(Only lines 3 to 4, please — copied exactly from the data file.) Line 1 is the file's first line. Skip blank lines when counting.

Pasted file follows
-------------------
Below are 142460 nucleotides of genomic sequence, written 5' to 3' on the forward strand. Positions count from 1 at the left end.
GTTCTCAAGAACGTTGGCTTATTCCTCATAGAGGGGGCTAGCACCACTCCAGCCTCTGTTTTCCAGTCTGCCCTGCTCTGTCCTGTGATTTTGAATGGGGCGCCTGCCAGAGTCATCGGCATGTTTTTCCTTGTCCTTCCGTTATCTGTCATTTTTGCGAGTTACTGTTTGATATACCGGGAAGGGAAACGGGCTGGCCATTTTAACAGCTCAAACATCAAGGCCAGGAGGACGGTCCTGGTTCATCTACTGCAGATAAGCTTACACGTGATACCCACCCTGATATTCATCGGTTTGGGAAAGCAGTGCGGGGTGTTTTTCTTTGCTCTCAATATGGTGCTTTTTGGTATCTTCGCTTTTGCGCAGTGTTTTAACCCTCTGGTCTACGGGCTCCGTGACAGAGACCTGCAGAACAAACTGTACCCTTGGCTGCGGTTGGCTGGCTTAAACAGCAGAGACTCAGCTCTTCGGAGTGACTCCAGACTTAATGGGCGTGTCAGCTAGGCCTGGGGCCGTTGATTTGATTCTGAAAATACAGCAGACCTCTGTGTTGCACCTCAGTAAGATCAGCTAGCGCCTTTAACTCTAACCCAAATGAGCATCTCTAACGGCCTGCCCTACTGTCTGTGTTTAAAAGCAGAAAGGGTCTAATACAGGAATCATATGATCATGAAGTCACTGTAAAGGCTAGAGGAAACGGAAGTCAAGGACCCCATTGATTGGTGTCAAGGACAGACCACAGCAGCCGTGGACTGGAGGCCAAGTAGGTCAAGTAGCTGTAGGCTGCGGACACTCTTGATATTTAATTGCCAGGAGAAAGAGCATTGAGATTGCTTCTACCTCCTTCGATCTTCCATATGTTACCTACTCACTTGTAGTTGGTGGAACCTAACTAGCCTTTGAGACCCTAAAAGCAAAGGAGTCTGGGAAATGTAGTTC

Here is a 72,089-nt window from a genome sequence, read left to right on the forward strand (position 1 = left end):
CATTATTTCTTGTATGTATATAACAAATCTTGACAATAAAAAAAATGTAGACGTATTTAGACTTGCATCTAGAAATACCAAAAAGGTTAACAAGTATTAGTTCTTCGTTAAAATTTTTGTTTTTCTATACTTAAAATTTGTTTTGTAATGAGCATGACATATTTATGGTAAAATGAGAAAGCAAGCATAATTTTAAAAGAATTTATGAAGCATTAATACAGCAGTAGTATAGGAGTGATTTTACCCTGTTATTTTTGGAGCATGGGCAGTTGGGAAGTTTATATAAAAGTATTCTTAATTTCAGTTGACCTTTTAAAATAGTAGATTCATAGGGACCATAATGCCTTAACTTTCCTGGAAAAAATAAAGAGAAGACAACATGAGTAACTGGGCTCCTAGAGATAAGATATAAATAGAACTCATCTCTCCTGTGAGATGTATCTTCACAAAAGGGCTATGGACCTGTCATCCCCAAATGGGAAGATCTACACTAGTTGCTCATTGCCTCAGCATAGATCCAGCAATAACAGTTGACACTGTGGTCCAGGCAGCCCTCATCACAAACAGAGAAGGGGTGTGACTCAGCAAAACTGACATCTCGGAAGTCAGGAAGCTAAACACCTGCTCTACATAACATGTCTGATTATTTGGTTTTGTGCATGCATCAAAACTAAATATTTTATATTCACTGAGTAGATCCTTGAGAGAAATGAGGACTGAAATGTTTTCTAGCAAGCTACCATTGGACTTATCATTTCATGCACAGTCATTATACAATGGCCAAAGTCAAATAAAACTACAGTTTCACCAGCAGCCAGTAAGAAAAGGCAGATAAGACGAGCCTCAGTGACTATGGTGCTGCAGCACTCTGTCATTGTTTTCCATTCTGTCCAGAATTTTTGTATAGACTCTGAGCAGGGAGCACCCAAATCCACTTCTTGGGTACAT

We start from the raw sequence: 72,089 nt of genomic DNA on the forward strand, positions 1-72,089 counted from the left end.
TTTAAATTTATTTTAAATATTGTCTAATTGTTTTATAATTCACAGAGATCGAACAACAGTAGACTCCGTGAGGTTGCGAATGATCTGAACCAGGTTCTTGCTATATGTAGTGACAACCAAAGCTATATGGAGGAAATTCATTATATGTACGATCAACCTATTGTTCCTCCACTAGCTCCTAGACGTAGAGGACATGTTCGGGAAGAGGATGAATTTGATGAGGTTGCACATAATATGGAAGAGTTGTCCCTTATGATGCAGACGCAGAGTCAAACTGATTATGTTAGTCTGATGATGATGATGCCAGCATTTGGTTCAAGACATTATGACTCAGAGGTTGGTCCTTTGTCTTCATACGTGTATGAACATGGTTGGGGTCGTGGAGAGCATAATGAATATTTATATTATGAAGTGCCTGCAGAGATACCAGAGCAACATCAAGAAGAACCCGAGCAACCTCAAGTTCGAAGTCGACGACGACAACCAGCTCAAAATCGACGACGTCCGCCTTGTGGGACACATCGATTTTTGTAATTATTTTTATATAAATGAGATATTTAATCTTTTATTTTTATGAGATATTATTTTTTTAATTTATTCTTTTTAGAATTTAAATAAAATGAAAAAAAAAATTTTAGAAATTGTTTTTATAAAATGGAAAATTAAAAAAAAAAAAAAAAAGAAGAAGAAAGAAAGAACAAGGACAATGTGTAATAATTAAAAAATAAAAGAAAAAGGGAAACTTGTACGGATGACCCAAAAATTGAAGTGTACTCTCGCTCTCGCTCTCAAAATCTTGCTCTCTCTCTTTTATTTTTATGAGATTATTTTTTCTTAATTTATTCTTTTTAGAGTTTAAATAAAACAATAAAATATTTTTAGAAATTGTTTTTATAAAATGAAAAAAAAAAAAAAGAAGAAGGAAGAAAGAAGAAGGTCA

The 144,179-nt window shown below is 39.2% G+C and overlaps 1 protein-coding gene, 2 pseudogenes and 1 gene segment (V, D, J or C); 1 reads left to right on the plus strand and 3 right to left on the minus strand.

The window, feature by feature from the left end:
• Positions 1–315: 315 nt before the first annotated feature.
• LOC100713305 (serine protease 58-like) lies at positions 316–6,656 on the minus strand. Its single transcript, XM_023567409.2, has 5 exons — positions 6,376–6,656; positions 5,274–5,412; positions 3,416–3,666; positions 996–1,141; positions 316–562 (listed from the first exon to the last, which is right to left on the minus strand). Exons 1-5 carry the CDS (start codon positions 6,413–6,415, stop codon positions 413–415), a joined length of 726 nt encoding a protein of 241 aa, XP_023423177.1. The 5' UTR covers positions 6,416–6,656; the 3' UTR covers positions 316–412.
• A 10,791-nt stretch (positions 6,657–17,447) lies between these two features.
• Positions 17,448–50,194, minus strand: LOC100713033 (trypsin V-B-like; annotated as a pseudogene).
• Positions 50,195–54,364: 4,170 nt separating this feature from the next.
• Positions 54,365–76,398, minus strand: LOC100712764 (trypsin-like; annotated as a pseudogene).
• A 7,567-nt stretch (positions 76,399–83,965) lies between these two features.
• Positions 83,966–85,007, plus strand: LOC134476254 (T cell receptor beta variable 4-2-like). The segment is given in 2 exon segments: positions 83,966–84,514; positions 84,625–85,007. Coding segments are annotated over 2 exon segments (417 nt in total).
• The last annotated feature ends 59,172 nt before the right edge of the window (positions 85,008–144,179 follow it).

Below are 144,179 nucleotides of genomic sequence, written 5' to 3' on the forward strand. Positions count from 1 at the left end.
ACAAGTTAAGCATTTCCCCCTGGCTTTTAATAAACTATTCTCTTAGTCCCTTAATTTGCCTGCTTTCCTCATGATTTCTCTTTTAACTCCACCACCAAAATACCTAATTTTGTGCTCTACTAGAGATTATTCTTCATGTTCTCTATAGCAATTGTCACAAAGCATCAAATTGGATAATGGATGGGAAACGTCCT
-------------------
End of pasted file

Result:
Here is a 72,089-nt window from a genome sequence, read left to right on the forward strand (position 1 = left end):
CATTATTTCTTGTATGTATATAACAAATCTTGACAATAAAAAAAATGTAGACGTATTTAGACTTGCATCTAGAAATACCAAAAAGGTTAACAAGTATTAGTTCTTCGTTAAAATTTTTGTTTTTCTATACTTAAAATTTGTTTTGTAATGAGCATGACATATTTATGGTAAAATGAGAAAGCAAGCATAATTTTAAAAGAATTTATGAAGCATTAATACAGCAGTAGTATAGGAGTGATTTTACCCTGTTATTTTTGGAGCATGGGCAGTTGGGAAGTTTATATAAAAGTATTCTTAATTTCAGTTGACCTTTTAAAATAGTAGATTCATAGGGACCATAATGCCTTAACTTTCCTGGAAAAAATAAAGAGAAGACAACATGAGTAACTGGGCTCCTAGAGATAAGATATAAATAGAACTCATCTCTCCTGTGAGATGTATCTTCACAAAAGGGCTATGGACCTGTCATCCCCAAATGGGAAGATCTACACTAGTTGCTCATTGCCTCAGCATAGATCCAGCAATAACAGTTGACACTGTGGTCCAGGCAGCCCTCATCACAAACAGAGAAGGGGTGTGACTCAGCAAAACTGACATCTCGGAAGTCAGGAAGCTAAACACCTGCTCTACATAACATGTCTGATTATTTGGTTTTGTGCATGCATCAAAACTAAATATTTTATATTCACTGAGTAGATCCTTGAGAGAAATGAGGACTGAAATGTTTTCTAGCAAGCTACCATTGGACTTATCATTTCATGCACAGTCATTATACAATGGCCAAAGTCAAATAAAACTACAGTTTCACCAGCAGCCAGTAAGAAAAGGCAGATAAGACGAGCCTCAGTGACTATGGTGCTGCAGCACTCTGTCATTGTTTTCCATTCTGTCCAGAATTTTTGTATAGACTCTGAGCAGGGAGCACCCAAATCCACTTCTTGGGTACAT